our employees and their families, our local community residents, and all of

society at large. Our profit comes about through our effort to promote the

prosperity of the community as a whole. (p.15).

There are many differences of opinion in the role that ethics ought to play at the third level of evaluating policies and practices. This is because every person within a corporation may be held to a different set of ethical standards depending upon the position they hold. Not all have the same feelings about the ethical standards that one individual may have even though they all know what position he holds and what his job is. This can lead to potential conflicts between corporate ethics programs, management roles, and individuals.

Many sermons have been preached about the ethics of business and the ethics of businessmen. Of these, one topic is plain. This is the use of everyday honesty. Businessmen are constantly told they should not cheat, steal, lie, bribe, or accept bribes. Men and women do not gain exemption from these rules just because of their jobs or positions within a business or society for that matter. As such, when these individuals do break the rules of ethics,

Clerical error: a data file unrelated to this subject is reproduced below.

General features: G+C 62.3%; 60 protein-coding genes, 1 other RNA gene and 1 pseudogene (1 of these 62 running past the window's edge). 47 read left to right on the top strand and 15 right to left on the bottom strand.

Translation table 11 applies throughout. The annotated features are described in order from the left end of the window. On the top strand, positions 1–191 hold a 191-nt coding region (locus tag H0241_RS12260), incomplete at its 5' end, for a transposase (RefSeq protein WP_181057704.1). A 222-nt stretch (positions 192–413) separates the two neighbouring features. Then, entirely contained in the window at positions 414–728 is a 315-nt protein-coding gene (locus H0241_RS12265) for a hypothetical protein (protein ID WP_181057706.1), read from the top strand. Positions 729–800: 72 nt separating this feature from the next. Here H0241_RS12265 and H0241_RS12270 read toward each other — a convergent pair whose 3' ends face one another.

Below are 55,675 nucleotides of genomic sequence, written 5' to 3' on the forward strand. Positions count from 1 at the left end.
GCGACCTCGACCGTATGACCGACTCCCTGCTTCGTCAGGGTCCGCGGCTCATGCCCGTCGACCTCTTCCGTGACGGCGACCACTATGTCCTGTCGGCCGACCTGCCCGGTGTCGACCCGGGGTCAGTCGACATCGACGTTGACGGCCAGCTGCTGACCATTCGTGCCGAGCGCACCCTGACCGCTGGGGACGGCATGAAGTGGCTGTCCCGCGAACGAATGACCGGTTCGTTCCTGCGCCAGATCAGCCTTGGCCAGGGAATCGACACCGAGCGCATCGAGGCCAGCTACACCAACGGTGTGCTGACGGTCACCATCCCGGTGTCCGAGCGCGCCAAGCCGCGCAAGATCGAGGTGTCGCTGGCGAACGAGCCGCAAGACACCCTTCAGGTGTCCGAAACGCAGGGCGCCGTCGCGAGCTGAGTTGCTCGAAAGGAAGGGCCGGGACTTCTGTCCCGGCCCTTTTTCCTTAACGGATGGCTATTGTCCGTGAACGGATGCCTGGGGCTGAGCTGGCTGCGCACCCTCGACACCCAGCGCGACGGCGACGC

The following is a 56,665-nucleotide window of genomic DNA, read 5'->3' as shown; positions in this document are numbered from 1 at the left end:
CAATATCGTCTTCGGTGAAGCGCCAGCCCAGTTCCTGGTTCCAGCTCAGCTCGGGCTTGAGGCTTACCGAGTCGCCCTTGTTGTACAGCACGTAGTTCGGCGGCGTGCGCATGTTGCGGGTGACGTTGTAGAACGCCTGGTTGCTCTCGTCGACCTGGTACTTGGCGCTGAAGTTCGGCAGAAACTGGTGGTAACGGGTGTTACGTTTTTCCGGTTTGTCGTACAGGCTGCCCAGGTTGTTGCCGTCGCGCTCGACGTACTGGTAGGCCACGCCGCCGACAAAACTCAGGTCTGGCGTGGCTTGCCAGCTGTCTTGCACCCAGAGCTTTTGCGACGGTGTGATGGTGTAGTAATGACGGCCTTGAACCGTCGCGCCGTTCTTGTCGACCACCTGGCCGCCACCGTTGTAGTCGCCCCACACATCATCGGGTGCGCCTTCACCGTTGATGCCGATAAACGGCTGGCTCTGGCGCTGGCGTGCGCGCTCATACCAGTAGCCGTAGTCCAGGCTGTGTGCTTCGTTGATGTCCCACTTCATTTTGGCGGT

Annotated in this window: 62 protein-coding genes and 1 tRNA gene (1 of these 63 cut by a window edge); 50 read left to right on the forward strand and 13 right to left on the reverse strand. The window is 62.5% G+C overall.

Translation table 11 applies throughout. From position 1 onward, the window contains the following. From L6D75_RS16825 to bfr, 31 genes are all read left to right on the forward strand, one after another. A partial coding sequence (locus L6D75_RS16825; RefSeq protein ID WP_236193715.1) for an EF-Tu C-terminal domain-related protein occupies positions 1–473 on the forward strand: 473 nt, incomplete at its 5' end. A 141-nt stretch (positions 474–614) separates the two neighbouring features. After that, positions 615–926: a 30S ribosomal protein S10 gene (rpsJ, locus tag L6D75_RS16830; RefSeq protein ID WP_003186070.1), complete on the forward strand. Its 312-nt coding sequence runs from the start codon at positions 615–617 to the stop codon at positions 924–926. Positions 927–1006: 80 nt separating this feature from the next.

they are usually severely punished. Often this punishment varies with the level of the responsibility held in their specific job or the position they hold.

In today’s fast-paced world of business, there seems to be a rise in the number of white-collar crimes. More and more companies are receiving a lot of publicity about unethical and illegal practices by senior personnel. There seems to be a “profit at any price” mentality being carried out among the business professions today. Investment banking seems to be getting the most of this bad publicity (Magnet, 1988).